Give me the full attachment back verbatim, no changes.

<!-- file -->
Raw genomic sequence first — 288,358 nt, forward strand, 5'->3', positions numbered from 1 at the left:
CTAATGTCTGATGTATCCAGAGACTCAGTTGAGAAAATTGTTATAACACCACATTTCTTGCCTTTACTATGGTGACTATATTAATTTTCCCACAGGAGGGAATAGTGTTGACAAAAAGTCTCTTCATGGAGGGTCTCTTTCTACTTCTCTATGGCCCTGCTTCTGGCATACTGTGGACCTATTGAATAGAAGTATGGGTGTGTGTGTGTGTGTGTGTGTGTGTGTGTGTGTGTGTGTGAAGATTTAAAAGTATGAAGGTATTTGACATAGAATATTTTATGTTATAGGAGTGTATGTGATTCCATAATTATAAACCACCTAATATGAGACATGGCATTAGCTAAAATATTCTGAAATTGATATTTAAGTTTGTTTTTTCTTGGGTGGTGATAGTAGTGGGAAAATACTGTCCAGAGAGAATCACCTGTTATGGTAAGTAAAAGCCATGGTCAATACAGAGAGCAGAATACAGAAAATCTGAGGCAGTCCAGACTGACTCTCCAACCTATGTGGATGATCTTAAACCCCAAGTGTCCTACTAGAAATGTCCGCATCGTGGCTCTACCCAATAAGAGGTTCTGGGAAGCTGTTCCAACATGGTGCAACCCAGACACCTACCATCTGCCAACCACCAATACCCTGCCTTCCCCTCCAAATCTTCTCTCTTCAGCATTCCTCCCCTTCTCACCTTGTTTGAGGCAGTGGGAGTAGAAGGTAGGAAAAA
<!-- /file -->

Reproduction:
Raw genomic sequence first — 288,358 nt, forward strand, 5'->3', positions numbered from 1 at the left:
CTAATGTCTGATGTATCCAGAGACTCAGTTGAGAAAATTGTTATAACACCACATTTCTTGCCTTTACTATGGTGACTATATTAATTTTCCCACAGGAGGGAATAGTGTTGACAAAAAGTCTCTTCATGGAGGGTCTCTTTCTACTTCTCTATGGCCCTGCTTCTGGCATACTGTGGACCTATTGAATAGAAGTATGGGTGTGTGTGTGTGTGTGTGTGTGTGTGTGTGTGTGTGTGTGAAGATTTAAAAGTATGAAGGTATTTGACATAGAATATTTTATGTTATAGGAGTGTATGTGATTCCATAATTATAAACCACCTAATATGAGACATGGCATTAGCTAAAATATTCTGAAATTGATATTTAAGTTTGTTTTTTCTTGGGTGGTGATAGTAGTGGGAAAATACTGTCCAGAGAGAATCACCTGTTATGGTAAGTAAAAGCCATGGTCAATACAGAGAGCAGAATACAGAAAATCTGAGGCAGTCCAGACTGACTCTCCAACCTATGTGGATGATCTTAAACCCCAAGTGTCCTACTAGAAATGTCCGCATCGTGGCTCTACCCAATAAGAGGTTCTGGGAAGCTGTTCCAACATGGTGCAACCCAGACACCTACCATCTGCCAACCACCAATACCCTGCCTTCCCCTCCAAATCTTCTCTCTTCAGCATTCCTCCCCTTCTCACCTTGTTTGAGGCAGTGGGAGTAGAAGGTAGGAAAAA